New suppliers have provided much-needed competition in the energy market, often undercutting the prices of the Big Six – British Gas, EDF, Eon, Npower, ScottishPower and SSE.
But some of the entrants, poorly resourced and woefully capitalised, have not lasted long.
Hit by rising wholesale prices and ever-increasing payments to the Government, they have gone into meltdown.
Over the past 12 months, nine suppliers have gone bust, the latest being Economy, which had 235,000 customers.
Although regulator Ofgem has promised to tighten the rules governing the granting of licences to new suppliers, it will not stop some existing companies from going bust, or their customer service standards plummeting.
In this special investigation, Toby Walne pays an unscheduled visit to some of the smaller suppliers to see with his own eyes whether they look either fit for purpose or just tin-pot operations. Jeff Prestridge, meanwhile, runs the rule over the finances underpinning these businesses – and their customer service standards.
Outfox The Market
Entered market: September 2017.
What our reporter saw: Worryingly, my car’s satellite navigation system takes me to a derelict building site close to Leicester city centre. Has Outfox the Market, the company I am searching for, already been bulldozed out of existence without me knowing about it?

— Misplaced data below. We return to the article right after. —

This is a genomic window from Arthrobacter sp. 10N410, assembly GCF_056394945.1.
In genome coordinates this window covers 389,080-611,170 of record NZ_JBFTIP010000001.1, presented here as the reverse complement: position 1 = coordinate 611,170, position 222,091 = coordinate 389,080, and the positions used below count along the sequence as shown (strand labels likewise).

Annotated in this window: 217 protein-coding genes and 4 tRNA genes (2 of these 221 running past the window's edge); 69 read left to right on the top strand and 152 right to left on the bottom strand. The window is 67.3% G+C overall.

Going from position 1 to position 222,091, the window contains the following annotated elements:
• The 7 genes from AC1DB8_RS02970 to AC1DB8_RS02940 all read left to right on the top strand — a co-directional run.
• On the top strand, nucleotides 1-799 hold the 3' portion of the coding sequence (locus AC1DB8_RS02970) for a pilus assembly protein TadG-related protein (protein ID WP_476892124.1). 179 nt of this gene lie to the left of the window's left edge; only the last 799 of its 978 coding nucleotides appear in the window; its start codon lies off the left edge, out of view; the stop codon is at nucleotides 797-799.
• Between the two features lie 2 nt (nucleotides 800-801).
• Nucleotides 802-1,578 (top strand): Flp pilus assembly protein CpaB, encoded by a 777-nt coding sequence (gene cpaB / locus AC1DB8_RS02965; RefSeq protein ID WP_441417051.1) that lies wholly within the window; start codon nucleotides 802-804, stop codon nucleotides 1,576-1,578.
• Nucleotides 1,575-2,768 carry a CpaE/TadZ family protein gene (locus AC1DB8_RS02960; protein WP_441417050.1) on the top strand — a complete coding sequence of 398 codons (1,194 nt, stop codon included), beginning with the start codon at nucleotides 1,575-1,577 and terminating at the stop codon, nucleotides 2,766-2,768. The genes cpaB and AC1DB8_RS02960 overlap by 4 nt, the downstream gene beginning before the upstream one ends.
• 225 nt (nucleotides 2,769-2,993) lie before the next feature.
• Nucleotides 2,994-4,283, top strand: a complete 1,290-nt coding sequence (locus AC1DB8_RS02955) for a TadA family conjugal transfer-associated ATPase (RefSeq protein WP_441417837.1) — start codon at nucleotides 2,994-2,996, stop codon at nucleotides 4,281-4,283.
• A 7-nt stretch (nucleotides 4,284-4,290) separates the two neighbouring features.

On the other side of the road is what looks like an abandoned cotton mill overlooking the Grand Union Canal. On it is a graffiti-emblazoned sign: ‘Fischer Energy: Powering the Future’. Perhaps this firm can help?
Walking through the iron gates a huge garage with shutters looms. I am at the exotically named Frog Island, a run-down industrial estate surrounded by crumbling Victorian buildings and broken windows.
Behind the garage is a modern glass-fronted reception with a Fischer placard. My arrival is met with a stony face and I am told not to move. A receptionist shuts the door on me and turns her back as she whispers into her phone.
Outside are two empty directors’ parking bays – with an electricity point in the centre for recharging vehicles.
Suddenly, surreally, a man who looks like a rock star pops out of the office. He is Tom Nurse, who I soon discover is lead singer of local band The Atlantics. He has a natty haircut and seems to have poured his legs into drainpipe jeans.
He whisks me off to an austere side room and explains he is communications manager for Outfox the Market.
In response to a recent wave of criticism from Outfox customers about woeful customer service and steep increases in direct debit payments (highlighted in The Mail on Sunday), Nurse is reassuring.
He says: ‘Service levels are back to normal. We admit to there being problems before Christmas and apologise for this. We have to adapt to be a sustainable business and we have a bold and brash model like Ryanair that is all about saving customers money.’
He then hands me over to the company’s head of customer relations who shows me a room of 35 staff manning the phones.